In October, Algeria announced that it would allocate some $23 billion to the arms and defence sector by 2023

Algeria tries to hide its large military budget through the finance ministry

photo_camera PHOTO/REUTERS - Algerian soldiers standing guard at the Tiguentourine gas plant

At the end of last year, Algeria announced that it would increase its military budget by 2023 amid heightened regional tensions with Morocco. Despite the fact that the Arab country is already one of Africa's biggest military spenders, the Algerian government said it would allocate some $23 billion to the arms and defence sector, an increase of more than 110% in a single year.

Algeria's decision has alarmed the West because of its enmity towards Morocco, its support for the Polisario Front and its strong arms ties with Russia. Even the African Union (AU), which supports initiatives such as 'Silencing the Guns' that seek to end conflict on the continent, has been concerned about Algeria's increased military spending.  


For these reasons, Algeria opted to make a small reduction in the 2023 military budget. However, as Le360 reveals, while Algiers was cutting the defence budget, it was "disproportionately inflating" the Ministry of Finance.

The Moroccan daily notes that Algeria's Finance Law will allocate some 2,486,000,000,000,000 Algerian dinars (more than $18 billion) in 2023 to an item called "unallocated amount" for which no further details are provided. Through this "unallocated amount", the Ministry of Finance dethrones the Ministry of Defence as the portfolio with the largest budget. However, as Le360 underlines, this amount "corresponds exactly and strangely to the same figure that serves as the Algerian army's budget for this year, i.e. 2,486,000,000,000 Algerian dinars".  


The Ministry of Finance's real budget would therefore be 1,218,849,000 Algerian dinars, which means that the arms and defence sector will be the real beneficiary for yet another year. Since 2000, Algeria has been increasing its military spending. Over the past 23 years, the Ministry of Defence's budget has grown from $2.7 billion to $18 billion. 2012 was the year in which it exceeded 10 billion, and since then military spending has only grown.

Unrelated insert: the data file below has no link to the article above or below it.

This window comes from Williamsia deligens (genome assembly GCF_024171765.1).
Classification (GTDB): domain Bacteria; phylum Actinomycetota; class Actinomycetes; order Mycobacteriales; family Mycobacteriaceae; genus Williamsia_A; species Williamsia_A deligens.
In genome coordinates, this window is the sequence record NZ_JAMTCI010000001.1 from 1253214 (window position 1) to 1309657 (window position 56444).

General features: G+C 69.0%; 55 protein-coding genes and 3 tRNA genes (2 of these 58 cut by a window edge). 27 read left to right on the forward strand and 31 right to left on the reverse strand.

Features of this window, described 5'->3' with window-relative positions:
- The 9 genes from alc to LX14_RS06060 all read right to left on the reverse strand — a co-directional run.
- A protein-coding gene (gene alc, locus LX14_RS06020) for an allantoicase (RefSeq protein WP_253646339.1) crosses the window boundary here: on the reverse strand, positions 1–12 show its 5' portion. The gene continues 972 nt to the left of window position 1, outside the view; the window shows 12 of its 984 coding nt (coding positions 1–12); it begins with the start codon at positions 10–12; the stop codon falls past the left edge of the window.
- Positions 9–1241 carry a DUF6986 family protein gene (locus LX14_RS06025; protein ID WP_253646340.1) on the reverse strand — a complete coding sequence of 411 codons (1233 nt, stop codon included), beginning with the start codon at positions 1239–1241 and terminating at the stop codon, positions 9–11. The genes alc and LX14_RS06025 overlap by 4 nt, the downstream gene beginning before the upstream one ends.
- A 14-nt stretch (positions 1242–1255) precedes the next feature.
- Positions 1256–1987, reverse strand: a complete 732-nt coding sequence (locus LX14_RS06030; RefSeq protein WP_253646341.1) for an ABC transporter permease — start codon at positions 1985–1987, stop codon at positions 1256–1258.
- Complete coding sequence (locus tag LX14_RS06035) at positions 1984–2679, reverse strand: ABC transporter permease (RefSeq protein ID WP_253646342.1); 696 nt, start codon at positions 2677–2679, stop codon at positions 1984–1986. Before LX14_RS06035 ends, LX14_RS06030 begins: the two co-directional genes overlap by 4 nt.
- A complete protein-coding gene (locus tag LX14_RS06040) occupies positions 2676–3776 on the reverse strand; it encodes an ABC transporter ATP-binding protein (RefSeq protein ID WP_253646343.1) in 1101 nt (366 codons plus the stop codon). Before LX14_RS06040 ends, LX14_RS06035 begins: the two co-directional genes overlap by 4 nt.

It is likely that through this investment in defence Algeria will begin to modernise and invest in military intelligence, as well as diversify its arms sources in order to stop depending on Russia, its main supplier. Other countries such as China, Turkey and Iran could replace Moscow as Algeria's major military partner.  


If the Algerian government can distance itself from the Kremlin, it could silence criticism from Washington. Several senators have called for sanctions against the Algerian government on the basis of CAATSA (Countering America's Adversaries Through Sanctions Act). Through this federal order, the US government imposes sanctions on countries that enter into defence or intelligence agreements with certain nations, such as North Korea, Iran or Russia.

Recently, Algerian President Abdelmadjid Tebboune himself, in an attempt to disassociate himself from Russia, criticised the presence of Russian mercenaries from the Wagner group in Mali and postponed a visit to Moscow planned for December 2022. In November, the Algerian authorities also cancelled joint military exercises with Russia that were to take place near the border with Morocco.

Analysts have also warned Al-Arab that Algeria could use part of its arms budget to provide military support to pro-Algerian groups such as the Polisario Front, as well as to cover up corruption within the army.

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